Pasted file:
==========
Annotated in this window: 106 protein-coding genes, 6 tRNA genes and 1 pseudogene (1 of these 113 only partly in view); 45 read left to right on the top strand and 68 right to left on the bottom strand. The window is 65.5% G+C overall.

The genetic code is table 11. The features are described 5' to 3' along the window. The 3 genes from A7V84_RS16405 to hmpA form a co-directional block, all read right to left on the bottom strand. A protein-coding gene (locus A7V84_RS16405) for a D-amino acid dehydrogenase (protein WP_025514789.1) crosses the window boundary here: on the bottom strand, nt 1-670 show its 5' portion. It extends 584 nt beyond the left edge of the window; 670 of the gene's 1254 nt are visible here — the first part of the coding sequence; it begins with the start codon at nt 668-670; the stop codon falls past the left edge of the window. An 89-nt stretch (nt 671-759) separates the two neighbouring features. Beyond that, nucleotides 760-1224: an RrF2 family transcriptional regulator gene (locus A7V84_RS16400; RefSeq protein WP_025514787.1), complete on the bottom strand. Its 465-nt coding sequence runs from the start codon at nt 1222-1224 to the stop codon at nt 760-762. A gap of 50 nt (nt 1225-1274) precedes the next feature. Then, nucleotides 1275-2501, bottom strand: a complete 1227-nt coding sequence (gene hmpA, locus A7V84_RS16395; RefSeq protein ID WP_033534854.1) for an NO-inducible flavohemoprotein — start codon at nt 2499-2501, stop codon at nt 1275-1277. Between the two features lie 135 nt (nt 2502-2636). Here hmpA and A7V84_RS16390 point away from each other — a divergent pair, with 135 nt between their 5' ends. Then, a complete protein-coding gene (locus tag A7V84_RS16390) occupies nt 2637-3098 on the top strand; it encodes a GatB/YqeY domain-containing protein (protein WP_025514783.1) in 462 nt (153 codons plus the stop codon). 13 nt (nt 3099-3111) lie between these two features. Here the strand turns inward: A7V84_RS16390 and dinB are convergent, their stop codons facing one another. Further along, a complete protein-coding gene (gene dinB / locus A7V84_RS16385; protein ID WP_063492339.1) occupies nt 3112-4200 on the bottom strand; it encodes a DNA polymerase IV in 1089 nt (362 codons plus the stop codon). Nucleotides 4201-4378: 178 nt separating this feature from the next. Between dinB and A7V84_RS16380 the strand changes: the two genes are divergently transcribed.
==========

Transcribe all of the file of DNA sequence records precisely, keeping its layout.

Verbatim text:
Annotated in this window: 106 protein-coding genes, 6 tRNA genes and 1 pseudogene (1 of these 113 only partly in view); 45 read left to right on the top strand and 68 right to left on the bottom strand. The window is 65.5% G+C overall.

The genetic code is table 11. The features are described 5' to 3' along the window. The 3 genes from A7V84_RS16405 to hmpA form a co-directional block, all read right to left on the bottom strand. A protein-coding gene (locus A7V84_RS16405) for a D-amino acid dehydrogenase (protein WP_025514789.1) crosses the window boundary here: on the bottom strand, nt 1-670 show its 5' portion. It extends 584 nt beyond the left edge of the window; 670 of the gene's 1254 nt are visible here — the first part of the coding sequence; it begins with the start codon at nt 668-670; the stop codon falls past the left edge of the window. An 89-nt stretch (nt 671-759) separates the two neighbouring features. Beyond that, nucleotides 760-1224: an RrF2 family transcriptional regulator gene (locus A7V84_RS16400; RefSeq protein WP_025514787.1), complete on the bottom strand. Its 465-nt coding sequence runs from the start codon at nt 1222-1224 to the stop codon at nt 760-762. A gap of 50 nt (nt 1225-1274) precedes the next feature. Then, nucleotides 1275-2501, bottom strand: a complete 1227-nt coding sequence (gene hmpA, locus A7V84_RS16395; RefSeq protein ID WP_033534854.1) for an NO-inducible flavohemoprotein — start codon at nt 2499-2501, stop codon at nt 1275-1277. Between the two features lie 135 nt (nt 2502-2636). Here hmpA and A7V84_RS16390 point away from each other — a divergent pair, with 135 nt between their 5' ends. Then, a complete protein-coding gene (locus tag A7V84_RS16390) occupies nt 2637-3098 on the top strand; it encodes a GatB/YqeY domain-containing protein (protein WP_025514783.1) in 462 nt (153 codons plus the stop codon). 13 nt (nt 3099-3111) lie between these two features. Here the strand turns inward: A7V84_RS16390 and dinB are convergent, their stop codons facing one another. Further along, a complete protein-coding gene (gene dinB / locus A7V84_RS16385; protein ID WP_063492339.1) occupies nt 3112-4200 on the bottom strand; it encodes a DNA polymerase IV in 1089 nt (362 codons plus the stop codon). Nucleotides 4201-4378: 178 nt separating this feature from the next. Between dinB and A7V84_RS16380 the strand changes: the two genes are divergently transcribed.